I was moved during a pivotal scene with Bradley Cooper when he says, “The world will break your heart ten ways to Sunday. That’s guaranteed. I can’t begin to explain that. Or the craziness inside myself and everyone else. But guess what? Sunday’s my favorite day again.”  As a lowly extra in a film, and an actor new to Los Angeles with great expectations, it’s dialogue, and a movie that I can identify with.  Now off to grab some popcorn and root for the home team.

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Los Angeles, I’m Yours

This week will mark three months since I moved to LA.  The honeymoon phase has ended and the reality of settling into my newly adopted city has become a reality. I realize that in chronicling my journey out west on my blog, I never completed the last chapter. For those who read it, I’ve been stuck seeing Cirque du Soleil in Las Vegas, like some weird Sisyphean character that is forced to watch the same bawdy burlesque show night after night!  I apologize for not completing the journey. I’d like to say that I was holding off until I could make an accurate impression of what LA was and how I felt in it, but the truth is I didn’t know what to say.

Since I moved, I’ve continued the momentum by going full speed ahead. I landed a social media job at Kono Social, where I manage small businesses’ social media accounts. It’s similar to the work I did with ChatterBlast before I left. They hired me (after reading my blog no less!) and mentioned that they’d be willing to be flexible if I wanted to audition.  To my actor friends, I’m a sellout for having a full-time job, and to the finance department of my company, I’m a bohemian that gets to wear jeans and hoodies to work. I think I like it best that way. I had heard too many stories before I moved of young actors and comedians who came to LA only to work odd jobs that barely paid the bills.  They would leave after a year when it didn’t happen for them, feeling crushed and defeated. I refuse to believe that a creative life is synonymous with a life of poverty.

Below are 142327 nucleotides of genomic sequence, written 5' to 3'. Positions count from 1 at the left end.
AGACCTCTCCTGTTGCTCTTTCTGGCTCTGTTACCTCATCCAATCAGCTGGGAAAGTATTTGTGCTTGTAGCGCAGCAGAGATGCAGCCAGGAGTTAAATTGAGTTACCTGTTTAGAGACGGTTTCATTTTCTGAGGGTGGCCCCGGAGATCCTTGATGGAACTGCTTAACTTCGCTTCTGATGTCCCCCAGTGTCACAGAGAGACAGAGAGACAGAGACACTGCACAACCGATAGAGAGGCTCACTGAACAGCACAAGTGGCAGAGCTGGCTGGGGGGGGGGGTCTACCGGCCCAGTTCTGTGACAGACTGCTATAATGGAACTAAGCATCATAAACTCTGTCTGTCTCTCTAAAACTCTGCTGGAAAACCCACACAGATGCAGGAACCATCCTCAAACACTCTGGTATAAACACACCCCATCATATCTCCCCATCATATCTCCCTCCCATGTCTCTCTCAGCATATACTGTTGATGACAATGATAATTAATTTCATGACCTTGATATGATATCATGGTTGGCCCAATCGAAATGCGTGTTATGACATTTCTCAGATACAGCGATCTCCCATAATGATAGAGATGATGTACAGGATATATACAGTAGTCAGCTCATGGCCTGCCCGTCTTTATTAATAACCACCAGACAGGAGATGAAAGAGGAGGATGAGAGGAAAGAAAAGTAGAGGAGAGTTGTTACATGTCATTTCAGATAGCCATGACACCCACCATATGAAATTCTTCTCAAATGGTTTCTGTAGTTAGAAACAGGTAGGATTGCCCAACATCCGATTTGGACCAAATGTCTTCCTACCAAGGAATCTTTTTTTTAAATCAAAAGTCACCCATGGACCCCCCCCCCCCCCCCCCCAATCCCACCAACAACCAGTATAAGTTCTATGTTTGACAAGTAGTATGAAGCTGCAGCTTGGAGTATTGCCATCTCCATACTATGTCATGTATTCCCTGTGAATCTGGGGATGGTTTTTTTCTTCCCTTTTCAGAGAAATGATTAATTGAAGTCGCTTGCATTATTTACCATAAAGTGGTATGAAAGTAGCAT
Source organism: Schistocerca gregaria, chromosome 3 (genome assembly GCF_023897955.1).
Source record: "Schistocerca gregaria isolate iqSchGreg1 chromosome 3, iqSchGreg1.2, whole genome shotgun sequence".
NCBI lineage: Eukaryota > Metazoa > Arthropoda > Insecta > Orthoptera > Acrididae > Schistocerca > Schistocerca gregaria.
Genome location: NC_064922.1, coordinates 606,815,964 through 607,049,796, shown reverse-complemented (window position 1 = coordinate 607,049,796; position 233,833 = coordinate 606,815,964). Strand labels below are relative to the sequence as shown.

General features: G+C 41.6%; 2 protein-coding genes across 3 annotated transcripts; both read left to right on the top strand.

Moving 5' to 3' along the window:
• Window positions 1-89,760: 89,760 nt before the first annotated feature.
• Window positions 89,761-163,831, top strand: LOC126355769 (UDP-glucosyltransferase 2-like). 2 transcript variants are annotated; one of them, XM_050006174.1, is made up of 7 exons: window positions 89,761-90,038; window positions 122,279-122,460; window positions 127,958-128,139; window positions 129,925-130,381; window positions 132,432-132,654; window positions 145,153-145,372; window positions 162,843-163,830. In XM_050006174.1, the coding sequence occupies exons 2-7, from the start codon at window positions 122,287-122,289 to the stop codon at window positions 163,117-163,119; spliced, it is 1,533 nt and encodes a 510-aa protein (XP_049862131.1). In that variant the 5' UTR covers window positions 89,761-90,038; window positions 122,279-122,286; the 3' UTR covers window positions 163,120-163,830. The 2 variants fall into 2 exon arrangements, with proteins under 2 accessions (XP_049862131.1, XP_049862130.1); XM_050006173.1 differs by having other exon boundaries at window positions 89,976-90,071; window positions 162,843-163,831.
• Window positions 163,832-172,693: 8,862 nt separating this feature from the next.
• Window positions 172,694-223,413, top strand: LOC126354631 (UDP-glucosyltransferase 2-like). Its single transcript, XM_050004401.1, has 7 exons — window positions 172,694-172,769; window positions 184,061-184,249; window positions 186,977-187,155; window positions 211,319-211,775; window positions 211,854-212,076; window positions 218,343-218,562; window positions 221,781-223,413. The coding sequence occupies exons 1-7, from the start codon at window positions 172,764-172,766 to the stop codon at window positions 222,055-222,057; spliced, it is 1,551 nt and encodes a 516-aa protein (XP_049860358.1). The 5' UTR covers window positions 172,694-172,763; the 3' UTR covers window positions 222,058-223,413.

On a lighter – or dare I say sunnier – note, the weather is phenomenal and I’ve loved gloating to all of my friends back east when they complain about the cold. “Yeah, the weather’s been kind of bad here too, it rained for a little bit this morning but now it’s sunny and 72.”  I’ve started taking classes at the Upright Citizens Brigade Theatre (UCB) so that’s satisfying my performing outlet.  It’s humbling to start training again after being on a successful improv house team in Philly, but when I look back, I realize that I never really had a solid foundation at an acting or comedy school outside of Temple. I’ll admit that oftentimes my ego gets in the way of doing good work and training. It’s great to be at the center of the entertainment industry and to meet creative and inspiring people who are always working on something – directing a webseries, starring in a commercial, or writing a one-man-show.  There’s a buzz here that I love.  If Philly was a place to experiment artistically, Los Angeles is the place to use the tools you have to make it happen.

There are parts of the city that frustrate me to no end – the never ending traffic, the let’s hang out soon mentality of people who “like totally want to hang out,” but you can never track them down to schedule anything, and the high price of gasoline and everything else in the city. Full disclosure: LA has reminded me that for the past ten years I totally missed driving and I love having a car.  Through my darkest and most doubting moments, and there have been plenty, I feel confident in my move and I’m proud to say that my head is still above water.  In 1913, William Mulholland made a speech at the opening of the Los Angeles Aqueduct. The water system would help the fledgling metropolis to irrigate the land and create a population boom. Mulholland bellowed, “There it is. Take it.”  For me, those five words uttered one-hundred years ago are still a slogan for those that flock to the city in search of something more.